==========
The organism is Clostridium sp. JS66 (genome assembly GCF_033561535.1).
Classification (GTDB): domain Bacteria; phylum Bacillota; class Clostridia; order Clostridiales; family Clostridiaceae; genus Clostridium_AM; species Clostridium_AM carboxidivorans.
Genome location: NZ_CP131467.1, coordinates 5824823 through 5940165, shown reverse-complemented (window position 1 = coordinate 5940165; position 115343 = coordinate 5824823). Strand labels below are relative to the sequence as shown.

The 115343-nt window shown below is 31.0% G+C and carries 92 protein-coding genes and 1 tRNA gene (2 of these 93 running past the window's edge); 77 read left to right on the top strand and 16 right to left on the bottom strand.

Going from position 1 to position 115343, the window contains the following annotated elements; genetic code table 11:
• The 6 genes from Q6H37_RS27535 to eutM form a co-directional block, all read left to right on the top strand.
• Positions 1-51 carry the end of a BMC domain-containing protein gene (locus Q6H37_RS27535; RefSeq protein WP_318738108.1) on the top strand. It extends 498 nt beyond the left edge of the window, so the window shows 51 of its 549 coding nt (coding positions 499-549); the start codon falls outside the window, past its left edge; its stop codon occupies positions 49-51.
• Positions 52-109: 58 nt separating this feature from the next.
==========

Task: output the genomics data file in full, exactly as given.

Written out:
The organism is Clostridium sp. JS66 (genome assembly GCF_033561535.1).
Classification (GTDB): domain Bacteria; phylum Bacillota; class Clostridia; order Clostridiales; family Clostridiaceae; genus Clostridium_AM; species Clostridium_AM carboxidivorans.
Genome location: NZ_CP131467.1, coordinates 5824823 through 5940165, shown reverse-complemented (window position 1 = coordinate 5940165; position 115343 = coordinate 5824823). Strand labels below are relative to the sequence as shown.

The 115343-nt window shown below is 31.0% G+C and carries 92 protein-coding genes and 1 tRNA gene (2 of these 93 running past the window's edge); 77 read left to right on the top strand and 16 right to left on the bottom strand.

Going from position 1 to position 115343, the window contains the following annotated elements; genetic code table 11:
• The 6 genes from Q6H37_RS27535 to eutM form a co-directional block, all read left to right on the top strand.
• Positions 1-51 carry the end of a BMC domain-containing protein gene (locus Q6H37_RS27535; RefSeq protein WP_318738108.1) on the top strand. It extends 498 nt beyond the left edge of the window, so the window shows 51 of its 549 coding nt (coding positions 499-549); the start codon falls outside the window, past its left edge; its stop codon occupies positions 49-51.
• Positions 52-109: 58 nt separating this feature from the next.